Monday, March 16, 2020
Thank You, Aditya Prakash
Old school record shopping involved more than just hearing a song on the radio and rushing to your favorite shop to buy the album. Sometimes we bought records for the cover art. Other times, we bought records by artists we didn't know because we recognized and were fans of the members in the band, or maybe even the producer. Occasionally, we trusted a label. I know I did. I'd buy records on the Harvest label from the U.K., or more obviously, Blue Note, because their catalogues seemed to be curated with me in mind. It was around 2001 when I started trusting Ropeadope Records. After a series of releases covering a wonderful cross section of jazz, funk, hip hop, gospel and blues, by artists such as Charlie Hunter, Dirty Dozen Brass Band, Sex Mob, ?uestlove and Christian McBride for starters, I was hooked and looked forward to each new release and whatever surprise was in store.
I mention this because I generally do not listen to Carnatic music. If you are unfamiliar with the term, Carnatic music is a subgenre of classical music from southern India. But on Friday, March 20, Ropeadope will release "Diaspora Kid" by the Aditya Prakash Ensemble, and only because this is from Ropeadope, did I listen.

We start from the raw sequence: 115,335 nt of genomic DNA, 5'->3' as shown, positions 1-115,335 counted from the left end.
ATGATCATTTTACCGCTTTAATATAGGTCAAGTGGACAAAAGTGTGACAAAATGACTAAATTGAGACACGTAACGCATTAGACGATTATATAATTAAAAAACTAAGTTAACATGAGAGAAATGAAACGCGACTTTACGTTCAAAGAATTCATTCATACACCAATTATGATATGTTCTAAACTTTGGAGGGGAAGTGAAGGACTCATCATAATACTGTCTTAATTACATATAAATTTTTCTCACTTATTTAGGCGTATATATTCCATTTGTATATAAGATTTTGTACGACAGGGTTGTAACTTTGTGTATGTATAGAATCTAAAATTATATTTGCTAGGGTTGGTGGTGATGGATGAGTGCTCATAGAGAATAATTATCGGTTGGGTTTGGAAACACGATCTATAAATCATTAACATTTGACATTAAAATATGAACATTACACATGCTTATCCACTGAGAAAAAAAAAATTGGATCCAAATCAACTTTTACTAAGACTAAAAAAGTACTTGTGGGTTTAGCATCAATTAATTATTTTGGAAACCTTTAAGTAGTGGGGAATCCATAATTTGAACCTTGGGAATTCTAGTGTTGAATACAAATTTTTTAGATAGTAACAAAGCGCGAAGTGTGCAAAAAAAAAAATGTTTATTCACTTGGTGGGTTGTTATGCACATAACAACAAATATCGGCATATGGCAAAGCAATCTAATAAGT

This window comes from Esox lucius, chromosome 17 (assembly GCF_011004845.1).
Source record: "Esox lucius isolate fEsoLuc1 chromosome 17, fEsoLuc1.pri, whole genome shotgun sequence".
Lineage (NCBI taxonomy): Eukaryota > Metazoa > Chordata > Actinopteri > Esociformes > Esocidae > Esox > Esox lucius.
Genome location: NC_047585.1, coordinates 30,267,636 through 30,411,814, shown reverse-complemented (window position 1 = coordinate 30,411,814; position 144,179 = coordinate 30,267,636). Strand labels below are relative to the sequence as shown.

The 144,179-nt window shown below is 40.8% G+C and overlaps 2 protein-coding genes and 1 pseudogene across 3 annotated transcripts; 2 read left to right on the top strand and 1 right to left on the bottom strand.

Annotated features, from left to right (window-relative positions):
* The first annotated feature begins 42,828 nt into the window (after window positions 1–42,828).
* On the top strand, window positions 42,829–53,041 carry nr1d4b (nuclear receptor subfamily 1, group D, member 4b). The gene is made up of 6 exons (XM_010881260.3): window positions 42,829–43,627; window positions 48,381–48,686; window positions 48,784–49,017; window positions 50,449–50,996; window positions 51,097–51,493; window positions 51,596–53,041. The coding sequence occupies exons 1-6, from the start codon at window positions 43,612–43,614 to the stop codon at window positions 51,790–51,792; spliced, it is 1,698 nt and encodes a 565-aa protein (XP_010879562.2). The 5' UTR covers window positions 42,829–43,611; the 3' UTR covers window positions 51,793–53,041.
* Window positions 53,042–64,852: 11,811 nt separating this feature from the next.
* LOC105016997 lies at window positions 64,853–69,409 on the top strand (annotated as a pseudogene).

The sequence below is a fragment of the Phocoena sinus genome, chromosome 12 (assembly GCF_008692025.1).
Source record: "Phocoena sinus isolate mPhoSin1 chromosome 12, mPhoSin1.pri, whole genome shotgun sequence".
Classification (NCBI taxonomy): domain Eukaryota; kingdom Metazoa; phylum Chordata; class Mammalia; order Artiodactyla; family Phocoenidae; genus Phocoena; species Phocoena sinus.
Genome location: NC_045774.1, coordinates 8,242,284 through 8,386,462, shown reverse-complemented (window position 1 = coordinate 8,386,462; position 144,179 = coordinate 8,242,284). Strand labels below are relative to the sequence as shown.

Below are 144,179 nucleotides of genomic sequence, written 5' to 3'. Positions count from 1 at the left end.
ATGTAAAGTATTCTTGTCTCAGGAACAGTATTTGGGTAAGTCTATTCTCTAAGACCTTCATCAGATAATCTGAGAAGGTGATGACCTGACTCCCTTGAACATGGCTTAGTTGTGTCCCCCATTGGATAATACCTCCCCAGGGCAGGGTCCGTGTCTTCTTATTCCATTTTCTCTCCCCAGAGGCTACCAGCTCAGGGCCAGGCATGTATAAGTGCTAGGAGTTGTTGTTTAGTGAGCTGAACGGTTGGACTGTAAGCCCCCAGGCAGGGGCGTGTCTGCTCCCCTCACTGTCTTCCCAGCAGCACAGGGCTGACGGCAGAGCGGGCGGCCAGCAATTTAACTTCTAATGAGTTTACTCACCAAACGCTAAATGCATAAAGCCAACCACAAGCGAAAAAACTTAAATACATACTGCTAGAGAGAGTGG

And my mind was blown.
I am not of the mind that you cannot write about music, that music needs to be heard. I have been writing about music for a good portion of my life. But there are few words that can truly describe what Aditya Prakash and his band have taken on with "Diaspora Kid." The music here on Prakash's third release, is performed with a passion that is just about non-existent in today's pop world. "Diaspora Kid" is a desperately needed jolt of true emotion and depth, as Prakash draws inspiration from his cross-cultural upbringing in Los Angeles. It pounds and rumbles with both joy and sadness. It is both funky and spiritual. And most important, the ensemble can play! And man, Prakash can sing!
The opener "Greenwood" is a brilliant hybrid of modern jazz with Radiohead chord changes that actually swings! I fell in love within seconds. "Joy" is three minutes of solid fusion, not unlike the Mahavishnu Orchestra, but with Prakash taking over John McLaughlin's guitar lines with his voice. The video above is the first "single" from the record. Now I began with old school record shopping, and I wonder if the old school me would have considered anything off "Diaspora Kid" singleworthy. But you need to listen to it. If you are moved only half as much as I was, on Friday you will have the chance to head full on into something special.
"Diaspora Kid" is not for the faint of heart, and I say that in the best possible way. This record demands your attention. You know, old school.
Thank you Ropeadope. Thank you Aditya Prakash.